People who strongly adhere to a set of cardiovascular health metrics may live close to a decade longer than those who don't, new research suggests.
The study, published Monday in Circulation, found people with higher scores for cardiovascular health lived up to nine years longer on average than those with the lowest scores. The scores measure adherence to a set of lifestyle behaviors and health factors developed by the American Heart Association known as Life's Essential 8.
These measures encourage not using tobacco products, being physically active, eating a healthy diet, getting the right amount of sleep, managing weight and controlling blood pressure, blood glucose and cholesterol levels. A prior study found adults with greater adherence to these metrics lived longer without chronic disease than those with lower scores.
The new findings provide evidence "that you can modify your lifestyle to live longer," said lead study author Dr. Lu Qi, a professor of epidemiology and director of the Tulane University Obesity Research Center in New Orleans.
Qi and his colleagues analyzed data for 23,003 adults who participated in the 2005-2018 National Health and Nutrition Examination Survey, linking it to data from the National Death Index through Dec. 31, 2019. Participants were 20 to 79 years old and were followed for a median of 7.8 years.
Using a 100-point scale, the researchers determined whether participants had low (scoring under 50), moderate (50 to 79) or high (80 or higher) cardiovascular health scores for each of the eight components. They also calculated an overall cardiovascular health score.
People with the highest overall scores had an average 8.9 more years of life expectancy at age 50 than those with the lowest scores. Among the individual components, tobacco use, sleep, physical activity and blood glucose levels had the greatest impact on life expectancy.
Compared to people who smoked the most, those who did not smoke lived 7.4 years longer. Those who slept the recommended seven to nine hours per night lived five years longer than those who slept too much or not enough. People who were most physically active lived 4.6 years longer than those who were least active. And those who scored higher for maintaining control of blood glucose lived 4.9 years longer than those with poor blood glucose control.
"What this shows us is how important an overall assessment of one's cardiovascular health is, based on these eight factors," said Nathan Wong, a professor and director of the Heart Disease Prevention Program in the division of cardiology at the University of California, Irvine. "It's not just one or two things."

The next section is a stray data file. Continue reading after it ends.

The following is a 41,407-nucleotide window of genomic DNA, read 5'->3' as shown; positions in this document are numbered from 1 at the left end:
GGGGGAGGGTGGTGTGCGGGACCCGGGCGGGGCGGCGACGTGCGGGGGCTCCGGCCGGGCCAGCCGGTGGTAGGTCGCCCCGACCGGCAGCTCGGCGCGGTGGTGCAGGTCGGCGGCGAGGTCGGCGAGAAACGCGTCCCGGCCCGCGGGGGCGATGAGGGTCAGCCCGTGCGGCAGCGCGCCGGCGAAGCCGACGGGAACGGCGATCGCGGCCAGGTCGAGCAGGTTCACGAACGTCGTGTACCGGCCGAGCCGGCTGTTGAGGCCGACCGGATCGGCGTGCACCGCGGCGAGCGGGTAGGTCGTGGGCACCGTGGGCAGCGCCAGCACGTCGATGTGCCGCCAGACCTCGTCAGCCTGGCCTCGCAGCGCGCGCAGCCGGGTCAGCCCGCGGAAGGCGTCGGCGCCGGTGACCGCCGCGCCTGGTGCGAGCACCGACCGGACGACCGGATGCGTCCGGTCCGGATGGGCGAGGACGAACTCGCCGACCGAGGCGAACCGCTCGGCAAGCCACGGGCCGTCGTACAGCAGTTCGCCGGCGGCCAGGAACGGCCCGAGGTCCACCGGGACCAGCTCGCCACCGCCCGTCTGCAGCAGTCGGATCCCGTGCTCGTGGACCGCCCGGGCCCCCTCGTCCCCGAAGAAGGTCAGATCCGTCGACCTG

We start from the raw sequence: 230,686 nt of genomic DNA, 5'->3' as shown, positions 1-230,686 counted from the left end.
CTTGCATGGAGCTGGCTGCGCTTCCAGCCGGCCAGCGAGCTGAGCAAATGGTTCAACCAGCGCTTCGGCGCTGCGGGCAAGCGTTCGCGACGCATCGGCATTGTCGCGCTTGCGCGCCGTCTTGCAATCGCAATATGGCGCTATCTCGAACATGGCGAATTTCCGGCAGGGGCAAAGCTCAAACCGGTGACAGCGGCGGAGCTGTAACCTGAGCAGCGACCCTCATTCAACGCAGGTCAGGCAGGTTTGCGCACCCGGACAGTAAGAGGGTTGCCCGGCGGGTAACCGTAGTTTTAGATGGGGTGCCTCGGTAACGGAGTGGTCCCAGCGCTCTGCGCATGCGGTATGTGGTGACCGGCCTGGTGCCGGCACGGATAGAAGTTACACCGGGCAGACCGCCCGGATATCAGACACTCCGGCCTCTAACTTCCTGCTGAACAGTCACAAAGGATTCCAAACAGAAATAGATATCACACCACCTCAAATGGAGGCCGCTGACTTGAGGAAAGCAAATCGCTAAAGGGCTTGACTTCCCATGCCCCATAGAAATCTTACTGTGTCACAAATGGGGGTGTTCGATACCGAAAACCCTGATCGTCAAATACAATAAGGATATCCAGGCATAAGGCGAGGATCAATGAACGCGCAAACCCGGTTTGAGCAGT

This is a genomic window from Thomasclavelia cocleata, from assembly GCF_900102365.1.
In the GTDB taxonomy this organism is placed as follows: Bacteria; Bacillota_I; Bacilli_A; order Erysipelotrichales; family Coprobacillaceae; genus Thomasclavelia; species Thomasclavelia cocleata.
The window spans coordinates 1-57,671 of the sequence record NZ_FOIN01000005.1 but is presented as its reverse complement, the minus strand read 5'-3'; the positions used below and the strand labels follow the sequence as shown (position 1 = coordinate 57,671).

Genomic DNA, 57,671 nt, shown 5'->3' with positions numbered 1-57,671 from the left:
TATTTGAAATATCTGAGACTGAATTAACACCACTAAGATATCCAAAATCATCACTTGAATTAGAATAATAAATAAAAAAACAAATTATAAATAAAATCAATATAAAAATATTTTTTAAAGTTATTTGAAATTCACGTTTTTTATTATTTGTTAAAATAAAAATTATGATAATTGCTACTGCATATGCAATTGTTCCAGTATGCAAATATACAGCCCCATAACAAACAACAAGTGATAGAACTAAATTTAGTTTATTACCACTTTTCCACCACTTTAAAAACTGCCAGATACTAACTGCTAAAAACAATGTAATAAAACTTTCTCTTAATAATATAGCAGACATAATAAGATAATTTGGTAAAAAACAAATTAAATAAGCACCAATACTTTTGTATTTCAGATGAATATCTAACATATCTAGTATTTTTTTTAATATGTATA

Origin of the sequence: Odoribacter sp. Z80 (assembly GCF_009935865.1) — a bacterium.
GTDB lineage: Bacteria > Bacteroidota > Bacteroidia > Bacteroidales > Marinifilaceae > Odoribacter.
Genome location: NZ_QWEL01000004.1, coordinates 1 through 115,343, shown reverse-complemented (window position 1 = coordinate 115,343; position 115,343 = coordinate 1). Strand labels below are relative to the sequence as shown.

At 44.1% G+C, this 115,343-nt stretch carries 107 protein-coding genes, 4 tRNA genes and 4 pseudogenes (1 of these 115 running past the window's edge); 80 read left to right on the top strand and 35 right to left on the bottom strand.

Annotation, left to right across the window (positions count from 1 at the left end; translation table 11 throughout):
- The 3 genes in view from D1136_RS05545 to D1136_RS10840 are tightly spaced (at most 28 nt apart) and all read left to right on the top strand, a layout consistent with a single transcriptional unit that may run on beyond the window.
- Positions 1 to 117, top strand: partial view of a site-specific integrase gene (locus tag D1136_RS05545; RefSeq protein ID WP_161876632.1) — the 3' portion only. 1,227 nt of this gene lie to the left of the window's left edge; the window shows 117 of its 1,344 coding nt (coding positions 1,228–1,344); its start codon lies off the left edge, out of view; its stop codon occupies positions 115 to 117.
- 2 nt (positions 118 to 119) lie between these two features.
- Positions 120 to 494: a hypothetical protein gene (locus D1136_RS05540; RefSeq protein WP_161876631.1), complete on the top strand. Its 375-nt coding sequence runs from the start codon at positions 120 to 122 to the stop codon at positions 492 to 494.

About 42% of the gain in life expectancy was attributable to fewer cardiovascular-related deaths.
But that means nearly 58% of life years gained from having a better cardiovascular health profile were not related to cardiovascular disease, said Wong, who was not involved in the research. "That indicates the impact of maintaining good cardiovascular health extends to other causes of death."
Wong said the findings should motivate people to better understand their own cardiovascular health risks through annual health exams and the use of online tools, such as the AHA's My Life Check, which can provide a personalized cardiovascular health score based on Life's Essential 8. "The consumer can get a good idea of their cardiovascular health from such an assessment and what they can do to improve their cardiovascular health risk," he said.
While Life's Essential 8 includes many key metrics of cardiovascular health, Wong said, future research should look at the extent to which other factors might also play a part.
"Information on psychosocial factors such as stress and depression, as well as on social determinants of health such as access to health care, may also play an important role and modify the impact that the key cardiovascular health metrics have on cardiovascular and non-cardiovascular outcomes," he said. "As the study looked exclusively at mortality, effects on non-fatal cardiovascular outcomes should also be examined, given their substantial impact on health care utilization."